Running as a habitual exercise at any stage in life not only does not increase a person’s risk of developing knee osteoarthritis (OA) but may even help protect a person from developing the painful disease, according to new research findings presented this week at the American College of Rheumatology Annual Meeting in Boston.

OA is the most common joint disease affecting middle-age and older people. It is characterized by progressive damage to the joint cartilage—the cushioning material at the end of long bones—and causes changes in the structures around the joint. These changes can include fluid accumulation, bony overgrowth, and loosening and weakness of muscles and tendons, all of which may limit movement and cause pain and swelling.

Knee OA is a common form of OA and is caused by cartilage breakdown in the knee joint. Factors that can increase the risk of knee OA include being overweight, age, injury or stress to the joints, and having a family history.


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Past research on a possible connection between running and knee OA has focused on elite male runners, so those findings may not apply well to the general population, the study’s authors noted. Concern that regular running might contribute to knee OA focuses on the fact that chronic, mechanical overloading of the knee joints might be damaging. Yet runners typically have a lower body mass index (BMI), a factor that protects against developing knee OA.

“Recent CDC guidelines recommend that all adults participate in regular physical activity, as there is definitive evidence that increased physical activity is associated with reduced cardiovascular events and mortality,” said Grace Hsiao-Wei Lo, MD, MSc of Baylor College of Medicine and a lead author of the study. “However, the influence of these physical activities on knee OA is unclear. Since running is a common leisure physical activity that involves repetitive loading, which could be harmful to the joint, I was particularly interested in studying how habitual running relates to the development of knee OA.”

To find out if habitual running would increase knee OA risk for the general population, the researchers used data from a multicenter observational study, the Osteoarthritis Initiative (OAI). Of the 2683 participants, 56% were female, the mean age was 64.5, and the mean BMI was 28.6. Twenty-nine percent of the participants reported that they ran at some time in their lives.

Patients had knee X-rays, were given symptom assessments, and were asked to complete the Lifetime Physical Activity Questionnaire (LPAQ), identifying the top 3 most frequently performed physical activities (≥10 times in life) they performed at different age ranges throughout their life. Age ranges included 12-18, 19-34, 35-49, and 50 years or older.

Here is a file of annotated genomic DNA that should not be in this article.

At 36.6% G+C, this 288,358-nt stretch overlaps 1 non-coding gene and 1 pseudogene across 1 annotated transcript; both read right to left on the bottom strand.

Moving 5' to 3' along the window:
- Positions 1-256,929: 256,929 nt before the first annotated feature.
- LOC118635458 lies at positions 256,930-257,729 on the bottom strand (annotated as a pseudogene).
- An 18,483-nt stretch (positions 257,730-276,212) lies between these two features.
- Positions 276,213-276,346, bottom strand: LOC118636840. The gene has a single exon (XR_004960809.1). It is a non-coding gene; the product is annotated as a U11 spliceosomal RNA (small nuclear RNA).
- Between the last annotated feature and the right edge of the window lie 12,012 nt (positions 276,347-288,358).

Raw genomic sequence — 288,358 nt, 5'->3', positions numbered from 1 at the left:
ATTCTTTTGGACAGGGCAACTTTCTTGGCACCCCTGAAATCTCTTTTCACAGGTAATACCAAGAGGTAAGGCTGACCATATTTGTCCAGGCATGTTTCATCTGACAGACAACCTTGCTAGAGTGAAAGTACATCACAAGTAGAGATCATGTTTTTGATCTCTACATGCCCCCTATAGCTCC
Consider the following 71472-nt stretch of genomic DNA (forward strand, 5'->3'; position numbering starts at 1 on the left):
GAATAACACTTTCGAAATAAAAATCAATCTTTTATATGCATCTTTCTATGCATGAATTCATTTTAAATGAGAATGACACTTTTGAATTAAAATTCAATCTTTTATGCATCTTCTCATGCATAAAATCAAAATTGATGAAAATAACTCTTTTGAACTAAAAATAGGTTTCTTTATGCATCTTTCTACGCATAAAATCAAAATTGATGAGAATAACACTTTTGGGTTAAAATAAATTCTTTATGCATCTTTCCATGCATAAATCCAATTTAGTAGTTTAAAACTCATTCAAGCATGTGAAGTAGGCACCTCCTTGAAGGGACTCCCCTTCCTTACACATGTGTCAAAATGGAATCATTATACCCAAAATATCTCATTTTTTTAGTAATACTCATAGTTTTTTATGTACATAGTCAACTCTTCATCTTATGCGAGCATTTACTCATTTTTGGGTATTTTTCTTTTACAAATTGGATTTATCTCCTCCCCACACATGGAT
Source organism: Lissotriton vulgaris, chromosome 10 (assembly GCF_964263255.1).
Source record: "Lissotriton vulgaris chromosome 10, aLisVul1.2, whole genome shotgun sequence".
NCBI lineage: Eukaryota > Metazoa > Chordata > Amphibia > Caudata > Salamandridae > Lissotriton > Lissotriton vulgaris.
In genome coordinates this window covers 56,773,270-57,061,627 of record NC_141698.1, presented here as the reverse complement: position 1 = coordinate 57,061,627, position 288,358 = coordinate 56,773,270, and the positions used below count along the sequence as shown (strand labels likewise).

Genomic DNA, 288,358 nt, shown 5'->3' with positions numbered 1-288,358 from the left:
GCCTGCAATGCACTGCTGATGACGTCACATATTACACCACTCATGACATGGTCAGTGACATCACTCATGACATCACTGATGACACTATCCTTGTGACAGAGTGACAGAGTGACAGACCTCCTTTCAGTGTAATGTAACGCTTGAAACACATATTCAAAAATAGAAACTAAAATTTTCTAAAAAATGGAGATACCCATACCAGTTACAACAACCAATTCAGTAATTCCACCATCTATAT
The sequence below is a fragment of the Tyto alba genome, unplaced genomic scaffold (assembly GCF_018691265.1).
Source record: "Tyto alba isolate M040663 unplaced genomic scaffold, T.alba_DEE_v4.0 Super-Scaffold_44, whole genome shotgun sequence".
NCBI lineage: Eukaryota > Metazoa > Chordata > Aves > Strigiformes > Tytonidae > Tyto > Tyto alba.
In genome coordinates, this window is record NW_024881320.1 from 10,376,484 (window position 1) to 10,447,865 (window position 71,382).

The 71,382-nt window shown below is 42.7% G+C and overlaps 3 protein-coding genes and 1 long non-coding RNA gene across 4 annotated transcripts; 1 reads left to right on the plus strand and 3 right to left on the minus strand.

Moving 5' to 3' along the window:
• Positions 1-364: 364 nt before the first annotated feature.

At the OAI 48-month visit, knee X-rays were taken and then scored for evidence of radiographic OA (ROA) using the Kellgren-Lawrence (KL) grade scale. Participants with KL grades of 2 or higher were considered as having ROA. The researchers also measured if participants had frequent knee pain at their 48-month visit. Researchers considered a participant to have symptomatic OA (SOA) if they had at least 1 knee with both ROA and frequent knee pain. Anyone with a total knee replacement was classified as having frequent knee pain, ROA, and SOA.

After collecting all the data, the researchers reported that runners, regardless of the age when they ran, had a lower prevalence of knee pain, ROA, and SOA than non-runners. For people who had run at any time in their lives, 22.8% had SOA compared to 29.8% of non-runners. People with the lowest BMI scores were the most likely to report being habitual runners. Regular running, even at a non-elite level, not only does not increase the risk of developing knee OA but may protect against it, the researchers concluded.

“This does not address the question of whether or not running is harmful to people who have pre-existing knee OA,” said Dr. Lo. “However, in people who do not have knee OA, there is no reason to restrict participation in habitual running at any time in life from the perspective that it does not appear to be harmful to the knee joint.”

Funding sources for this study included the National Institute of Arthritis and Musculoskeletal and Skin Diseases (NIAMS) of the National Institutes of Health; the Center for Innovations in Quality, Effectiveness and Safety; and the Michael E. DeBakey VA Medical Center in Houston.

The above story is reprinted from materials provided by the American College of Rheumatology via Newswise.

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